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BMC Cancer. 2018 Sep 20;18(1):906. doi: 10.1186/s12885-018-4786-7.

A review of sex-related differences in colorectal cancer incidence, screening uptake, routes to diagnosis, cancer stage and survival in the UK.

Author information

Institute of Health & Wellbeing, Leeds Beckett University, Civic Quarter, Leeds, LS1 3HE, UK.
Cancer Research UK, Angel Building, 407 St John Street, London, EC1V 4A, UK.
Division of Cancer Research, Centre for Research into Cancer Prevention and Screening (CRiPS), University of Dundee, Dundee, DD1 9SY, UK.
Department of Health, 15 Butterfield Street, Herston, Brisbane, 4006, QLD, Australia.
Institute of Health & Wellbeing, Leeds Beckett University, Civic Quarter, Leeds, LS1 3HE, UK.



Colorectal cancer (CRC) is an illness strongly influenced by sex and gender, with mortality rates in males significantly higher than females. There is still a dearth of understanding on where sex differences exist along the pathway from presentation to survival. The aim of this review is to identify where actions are needed to improve outcomes for both sexes, and to narrow the gap for CRC.


A cross-sectional review of national data was undertaken to identify sex differences in incidence, screening uptake, route to diagnosis, cancer stage at diagnosis and survival, and their influence in the sex differences in mortality.


Overall incidence is higher in men, with an earlier age distribution, however, important sex differences exist in anatomical site. There were relatively small differences in screening uptake, route to diagnosis, cancer staging at diagnosis and survival. Screening uptake is higher in women under 69 years. Women are more likely to present as emergency cases, with more men diagnosed through screening and two-week-wait. No sex differences are seen in diagnosis for more advanced disease. Overall, age-standardised 5-year survival is similar between the sexes.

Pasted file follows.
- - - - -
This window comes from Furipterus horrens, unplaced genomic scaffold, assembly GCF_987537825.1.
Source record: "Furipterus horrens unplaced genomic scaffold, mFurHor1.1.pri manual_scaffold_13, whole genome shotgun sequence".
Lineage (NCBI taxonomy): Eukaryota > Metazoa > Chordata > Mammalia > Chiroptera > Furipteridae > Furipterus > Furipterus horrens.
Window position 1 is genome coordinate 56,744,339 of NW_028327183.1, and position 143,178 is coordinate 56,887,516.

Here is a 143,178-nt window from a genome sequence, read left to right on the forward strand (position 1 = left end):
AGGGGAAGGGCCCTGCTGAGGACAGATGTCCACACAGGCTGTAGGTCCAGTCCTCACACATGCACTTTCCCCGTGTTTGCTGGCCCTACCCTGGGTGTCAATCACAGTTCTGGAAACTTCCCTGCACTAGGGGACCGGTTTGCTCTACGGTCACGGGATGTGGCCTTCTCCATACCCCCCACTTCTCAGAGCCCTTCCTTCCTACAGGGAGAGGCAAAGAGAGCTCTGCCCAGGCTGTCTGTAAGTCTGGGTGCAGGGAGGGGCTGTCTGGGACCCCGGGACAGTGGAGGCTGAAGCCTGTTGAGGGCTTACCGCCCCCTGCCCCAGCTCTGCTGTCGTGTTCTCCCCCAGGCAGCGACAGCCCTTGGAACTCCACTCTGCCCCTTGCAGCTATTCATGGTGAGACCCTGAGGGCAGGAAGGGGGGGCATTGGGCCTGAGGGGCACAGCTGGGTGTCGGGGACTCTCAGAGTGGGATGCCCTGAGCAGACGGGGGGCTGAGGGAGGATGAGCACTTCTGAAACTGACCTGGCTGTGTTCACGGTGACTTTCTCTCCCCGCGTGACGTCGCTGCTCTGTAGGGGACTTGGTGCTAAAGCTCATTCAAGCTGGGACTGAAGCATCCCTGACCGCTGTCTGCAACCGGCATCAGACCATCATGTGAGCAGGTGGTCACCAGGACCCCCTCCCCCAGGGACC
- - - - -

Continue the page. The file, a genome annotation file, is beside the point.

As there are minimal sex differences in the data from routes to diagnosis to survival, the higher mortality of colorectal cancer in men appears to be a result of exogenous and/or endogenous factors pre-diagnosis that lead to higher incidence rates. There are however, sex and gender differences that suggest more targeted interventions may facilitate prevention and earlier diagnosis in both men and women.


Colorectal Cancer; Premature death, screening; Routes to diagnosis; Sex/gender difference; Staging, survival

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